Nature is pervaded by variation: the physical environment is ever changing in time and in space, populations fluctuate, and no two organisms are the same. To explore natural environments is to be confronted by variation, and the science of ecology is challenged by the persistent question: is this variation more than variation itself? Environmental variation can cause population fluctuations (Ripa et al. 1998), but can it do more than this? Does it affect how organisms interact with one another? Does it shape populations and communities? How and in what ways? Biologists firmly accept that variation shapes the organisms. Heritable variation is the engine of evolution, which is fuelled by environmental change. In life-history theory, it is widely accepted that organisms show adaptations to variation in the physical environment, exemplified by evolutionary theories of iteroparity and seed dormancy (Cohen 1966, Bulmer 1985, Ellner 1985a, Real and Ellner 1992). Fundamentally, these adaptations allow species to take advantage of favourable environmental conditions without being too vulnerable to unfavourable environmental conditions.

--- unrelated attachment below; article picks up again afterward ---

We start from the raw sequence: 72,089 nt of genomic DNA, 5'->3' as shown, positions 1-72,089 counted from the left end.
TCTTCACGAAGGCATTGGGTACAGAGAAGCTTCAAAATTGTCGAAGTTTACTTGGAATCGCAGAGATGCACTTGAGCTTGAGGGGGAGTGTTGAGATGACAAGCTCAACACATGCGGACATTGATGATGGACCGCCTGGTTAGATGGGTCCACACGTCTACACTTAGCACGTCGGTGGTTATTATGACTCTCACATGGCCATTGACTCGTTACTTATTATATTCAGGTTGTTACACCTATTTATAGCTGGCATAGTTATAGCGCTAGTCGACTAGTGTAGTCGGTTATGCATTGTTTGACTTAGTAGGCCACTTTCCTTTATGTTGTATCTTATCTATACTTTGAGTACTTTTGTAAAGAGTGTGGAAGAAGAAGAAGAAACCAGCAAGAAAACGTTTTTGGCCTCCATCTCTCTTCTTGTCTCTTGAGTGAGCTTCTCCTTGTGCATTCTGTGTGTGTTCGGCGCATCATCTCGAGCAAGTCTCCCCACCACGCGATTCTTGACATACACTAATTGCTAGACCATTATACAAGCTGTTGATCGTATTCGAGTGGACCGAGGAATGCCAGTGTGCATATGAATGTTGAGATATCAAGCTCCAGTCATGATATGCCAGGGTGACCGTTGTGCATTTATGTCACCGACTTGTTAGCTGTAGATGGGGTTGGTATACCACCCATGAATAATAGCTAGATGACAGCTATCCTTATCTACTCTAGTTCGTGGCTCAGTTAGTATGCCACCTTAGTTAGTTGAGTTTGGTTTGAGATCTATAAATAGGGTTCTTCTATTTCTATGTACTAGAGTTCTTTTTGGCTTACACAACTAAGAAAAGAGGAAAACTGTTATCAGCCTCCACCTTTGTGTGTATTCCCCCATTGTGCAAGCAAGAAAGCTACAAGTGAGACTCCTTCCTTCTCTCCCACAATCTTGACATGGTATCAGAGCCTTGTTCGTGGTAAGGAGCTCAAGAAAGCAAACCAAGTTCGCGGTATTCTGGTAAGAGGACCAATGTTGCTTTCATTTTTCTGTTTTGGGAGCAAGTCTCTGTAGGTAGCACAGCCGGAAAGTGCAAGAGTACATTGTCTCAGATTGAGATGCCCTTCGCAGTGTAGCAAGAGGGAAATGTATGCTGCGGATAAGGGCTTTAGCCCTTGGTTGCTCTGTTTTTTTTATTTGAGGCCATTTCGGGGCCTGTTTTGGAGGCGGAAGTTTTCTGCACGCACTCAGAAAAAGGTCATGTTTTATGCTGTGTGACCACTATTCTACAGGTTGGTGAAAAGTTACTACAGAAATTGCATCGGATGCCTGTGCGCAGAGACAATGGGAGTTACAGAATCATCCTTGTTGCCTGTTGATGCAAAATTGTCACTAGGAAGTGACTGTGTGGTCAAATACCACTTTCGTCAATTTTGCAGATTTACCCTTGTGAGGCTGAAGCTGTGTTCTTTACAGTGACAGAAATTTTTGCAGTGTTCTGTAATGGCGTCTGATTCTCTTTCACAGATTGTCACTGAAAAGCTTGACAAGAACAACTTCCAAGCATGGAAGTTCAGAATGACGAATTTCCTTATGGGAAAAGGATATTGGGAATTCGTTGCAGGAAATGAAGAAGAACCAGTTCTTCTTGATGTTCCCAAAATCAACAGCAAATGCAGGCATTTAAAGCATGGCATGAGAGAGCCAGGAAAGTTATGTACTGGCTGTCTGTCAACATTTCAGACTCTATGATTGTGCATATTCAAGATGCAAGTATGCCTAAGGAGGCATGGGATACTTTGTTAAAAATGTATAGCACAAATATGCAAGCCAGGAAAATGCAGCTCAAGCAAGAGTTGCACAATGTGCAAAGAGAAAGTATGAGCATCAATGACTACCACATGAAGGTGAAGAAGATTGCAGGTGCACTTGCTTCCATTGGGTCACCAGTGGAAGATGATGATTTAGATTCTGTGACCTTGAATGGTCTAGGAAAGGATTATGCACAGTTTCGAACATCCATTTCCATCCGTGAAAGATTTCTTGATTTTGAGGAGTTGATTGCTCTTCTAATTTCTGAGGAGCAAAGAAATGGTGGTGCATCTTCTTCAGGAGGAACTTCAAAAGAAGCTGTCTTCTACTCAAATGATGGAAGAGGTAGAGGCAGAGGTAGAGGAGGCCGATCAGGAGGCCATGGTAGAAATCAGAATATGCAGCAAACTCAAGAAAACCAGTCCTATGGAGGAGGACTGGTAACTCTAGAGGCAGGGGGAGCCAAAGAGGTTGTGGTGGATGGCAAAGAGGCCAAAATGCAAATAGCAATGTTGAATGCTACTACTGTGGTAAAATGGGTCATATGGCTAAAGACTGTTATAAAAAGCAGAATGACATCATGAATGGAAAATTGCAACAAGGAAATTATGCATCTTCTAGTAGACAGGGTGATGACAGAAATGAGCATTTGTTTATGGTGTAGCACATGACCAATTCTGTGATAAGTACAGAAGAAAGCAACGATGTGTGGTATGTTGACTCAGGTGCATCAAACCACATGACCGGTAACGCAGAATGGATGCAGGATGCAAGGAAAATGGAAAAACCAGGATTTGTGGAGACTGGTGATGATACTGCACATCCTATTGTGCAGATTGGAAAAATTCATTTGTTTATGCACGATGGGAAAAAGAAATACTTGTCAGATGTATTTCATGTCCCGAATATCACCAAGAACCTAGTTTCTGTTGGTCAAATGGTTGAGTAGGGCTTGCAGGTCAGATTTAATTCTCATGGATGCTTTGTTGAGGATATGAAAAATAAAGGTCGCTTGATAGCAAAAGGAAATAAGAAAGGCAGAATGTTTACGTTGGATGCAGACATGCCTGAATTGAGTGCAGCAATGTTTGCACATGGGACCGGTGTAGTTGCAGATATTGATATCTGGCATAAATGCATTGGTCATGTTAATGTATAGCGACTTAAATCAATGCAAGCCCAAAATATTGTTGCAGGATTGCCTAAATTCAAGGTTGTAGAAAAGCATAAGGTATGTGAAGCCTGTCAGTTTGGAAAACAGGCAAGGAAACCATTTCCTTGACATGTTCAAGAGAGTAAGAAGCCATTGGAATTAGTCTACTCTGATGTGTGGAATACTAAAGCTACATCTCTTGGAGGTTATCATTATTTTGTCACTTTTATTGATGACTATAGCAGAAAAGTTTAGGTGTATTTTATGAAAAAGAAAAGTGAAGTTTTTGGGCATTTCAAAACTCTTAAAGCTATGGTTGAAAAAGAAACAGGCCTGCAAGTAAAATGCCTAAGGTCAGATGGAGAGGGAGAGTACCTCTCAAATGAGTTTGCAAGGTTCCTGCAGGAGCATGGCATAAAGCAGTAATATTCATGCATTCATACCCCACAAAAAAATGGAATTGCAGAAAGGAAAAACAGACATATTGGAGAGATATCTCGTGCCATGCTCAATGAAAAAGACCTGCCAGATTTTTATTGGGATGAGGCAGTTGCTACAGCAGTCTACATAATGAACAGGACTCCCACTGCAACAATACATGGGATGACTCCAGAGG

Community ecologists have had a variety of attitudes to variation, especially variation in the physical environment (Chesson and Case 1986). Successional change after disturbance had a prominent role in the early development of plant and ecosystem ecology (Clements 1916) and now has an important role in diversity maintenance theory relying on competition–colonisation tradeoffs (Hastings 1980). Spatial variation is often assumed to provide for, and should therefore promote, species diversity (Pacala and Tilman 1994, Amarasekare and Nisbet 2001, Snyder and Chesson 2004). Although it is often assumed that regular temporal variation, such as seasonal and diurnal variation, provides for temporal niches (Armstrong and McGehee 1976, Levins 1979, Brown 1989a, b, Chesson et al. 2001), there is also much unpredictable temporal variation, such as deviations of weather and climate from seasonal averages (Davis 1986) and disturbances such as fire (Connell 1978, Bond and Keeley 2005). Should we think of this unpredictable temporal variation as disruptive to ecological processes (May 1974)? Do organisms fail to adapt to unpredictable temporal variation? Are they merely jerked around by it? Life-history theory suggests otherwise (Bulmer 1985, Real and Ellner 1992), yet conclusions are often drawn from models that reflect no such adaptations, for example Lotka–Volterra models with unpredictable environmental variation added arbitrarily (Turelli 1981, Kilpatrick and Ives 2003).